2,500 Cash-Paying Patients and Growing


This physician is expanding his cash-only practice to keep up with demand.

Fam Pract Manag. 2006 Feb;13(2):64.

In 2002, Brian Forrest, MD, left salaried practice to test a hypothesis: that a practice with no ties to health plans could operate with low overhead, charge low fees that could be successfully collected at the time of service, improve access for uninsured patients who have limited resources, and attract enough patients to produce a good income for the providers. The results of his experiment have far exceeded his expectations. Last year, just three years after opening Access Healthcare in Apex, N.C., Forrest had to close the practice to new patients. Later in the year he hired a nurse practitioner, whose practice is on pace to be full within six months of her start date. Forrest's income is above the average for family physicians. His work hours are not. And he's finalizing plans to open a second location later this year.

Decreasing overhead is the key to making the practice viable, Forrest says. He saved enough money in nine months prior to opening his practice to cover his start-up expenses, including the down payment for the building in which the practice is located, and pay his overhead for the first year. The start-up expenses were $10,000, mainly for equipment, supplies and injectables, Forrest says. He maintains a 1:1 ratio of staff to providers, and operating costs have also been reduced. His overhead has stabilized at 25 percent, less than half that of a traditional practice. This enables him to charge a fee for office visits that's not much more than some health plan's co-pays, see fewer patients than in a traditional practice (he limits visits to 16 a day) and still net a higher reimbursement per encounter than most, at $56 on average.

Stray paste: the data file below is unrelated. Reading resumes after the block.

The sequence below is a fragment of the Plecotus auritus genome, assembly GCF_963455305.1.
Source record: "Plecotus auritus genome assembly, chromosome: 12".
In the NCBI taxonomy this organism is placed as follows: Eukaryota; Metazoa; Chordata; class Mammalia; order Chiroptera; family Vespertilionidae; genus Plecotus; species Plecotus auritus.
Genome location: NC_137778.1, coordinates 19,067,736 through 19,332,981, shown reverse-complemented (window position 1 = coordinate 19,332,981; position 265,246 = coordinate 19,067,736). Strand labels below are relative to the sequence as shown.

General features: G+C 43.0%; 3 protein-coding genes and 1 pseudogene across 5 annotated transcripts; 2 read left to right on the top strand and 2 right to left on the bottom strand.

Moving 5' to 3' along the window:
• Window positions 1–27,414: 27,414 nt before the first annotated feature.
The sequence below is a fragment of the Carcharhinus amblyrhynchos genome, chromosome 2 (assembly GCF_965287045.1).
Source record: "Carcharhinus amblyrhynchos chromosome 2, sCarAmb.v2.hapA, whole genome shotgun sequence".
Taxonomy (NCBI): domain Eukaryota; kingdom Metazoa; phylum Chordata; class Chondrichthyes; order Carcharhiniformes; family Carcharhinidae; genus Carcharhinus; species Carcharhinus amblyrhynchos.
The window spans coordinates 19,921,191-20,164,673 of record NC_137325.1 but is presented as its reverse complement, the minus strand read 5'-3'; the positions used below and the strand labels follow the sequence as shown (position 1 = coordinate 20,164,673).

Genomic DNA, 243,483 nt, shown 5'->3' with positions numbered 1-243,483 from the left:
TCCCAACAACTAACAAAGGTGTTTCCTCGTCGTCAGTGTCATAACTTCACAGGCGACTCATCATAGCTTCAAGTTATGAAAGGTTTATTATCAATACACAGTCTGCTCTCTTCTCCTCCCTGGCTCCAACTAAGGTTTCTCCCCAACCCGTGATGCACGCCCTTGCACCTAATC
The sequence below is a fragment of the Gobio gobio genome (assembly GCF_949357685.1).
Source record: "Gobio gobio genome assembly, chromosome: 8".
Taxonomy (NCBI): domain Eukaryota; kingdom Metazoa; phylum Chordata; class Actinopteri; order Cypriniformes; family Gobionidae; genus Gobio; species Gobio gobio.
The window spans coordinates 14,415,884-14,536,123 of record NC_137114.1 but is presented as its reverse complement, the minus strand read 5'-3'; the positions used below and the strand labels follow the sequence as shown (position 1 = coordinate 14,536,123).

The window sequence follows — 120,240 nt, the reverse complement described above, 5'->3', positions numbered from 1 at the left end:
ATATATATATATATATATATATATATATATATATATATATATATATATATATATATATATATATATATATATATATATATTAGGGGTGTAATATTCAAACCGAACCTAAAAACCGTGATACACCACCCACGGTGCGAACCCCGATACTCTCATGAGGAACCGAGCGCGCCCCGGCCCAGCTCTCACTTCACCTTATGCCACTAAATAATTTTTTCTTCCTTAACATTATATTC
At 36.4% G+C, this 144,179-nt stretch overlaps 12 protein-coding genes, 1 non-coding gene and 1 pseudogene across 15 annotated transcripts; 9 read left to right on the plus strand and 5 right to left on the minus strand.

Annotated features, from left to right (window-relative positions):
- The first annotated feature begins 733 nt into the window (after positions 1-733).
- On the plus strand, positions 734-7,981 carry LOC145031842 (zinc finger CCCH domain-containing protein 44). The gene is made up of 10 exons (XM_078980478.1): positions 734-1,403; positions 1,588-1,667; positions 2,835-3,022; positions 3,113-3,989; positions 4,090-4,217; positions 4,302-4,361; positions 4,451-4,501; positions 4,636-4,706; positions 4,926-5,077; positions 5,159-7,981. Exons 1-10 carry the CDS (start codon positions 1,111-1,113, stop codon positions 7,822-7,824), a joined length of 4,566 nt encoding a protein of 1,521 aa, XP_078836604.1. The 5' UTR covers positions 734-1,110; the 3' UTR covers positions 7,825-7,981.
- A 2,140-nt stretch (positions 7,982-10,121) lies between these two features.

Forrest's practice charges a flat fee of $45 for office visits. “Whether the visit is 15 minutes or an hour, the fee is the same,” he says. The average office visit is 30 minutes. The practice charges patients separately for lab tests, and the practice pays the lab. Because the labs avoid the expenses of billing patients or insurance companies, they offer discounts from 50 percent to 90 percent, which Forrest passes along to his patients. For example, a prostate-specific antigen test costs $25, he says. The average patient pays about $30 for lab services in addition to the office visit fee. The practice collects 99.98 percent of charges, with almost all of the uncollected amounts in bounced checks, he says. All payments are collected at the time of service; no billing is required.

Forrest emphasizes that he is not providing concierge care. His diverse panel of 2,500 patients, roughly 30 percent of whom have no insurance, is evidence of that. Another 50 percent have traditional insurance, and 20 percent have high-deductible or hospital-only coverage. Forrest opted out of Medicare, and most of the patients who have commercial insurance submit their own claims and get reimbursed on an out-of-network basis. His uninsured patients are happy to pay fees that are far less than what others charge.

“If patient demand is any indication, patients really like this model of care,” Forrest says. The practice averages 15 new patients a week, with word of mouth from satisfied patients producing the biggest referral stream, and attrition has been very low. Forrest says patients appreciate the amount of attention he's able to provide. “Instead of waiting 50 minutes for a five-minute exam, they wait five minutes and may spend 50 minutes with me in the exam room,” he says. “They really value that.”

About the Author

Leigh Ann Backer is managing editor of Family Practice Management. Conflicts of interest: none reported.

Send comments to fpmedit@aafp.org.


Copyright © 2006 by the American Academy of Family Physicians.
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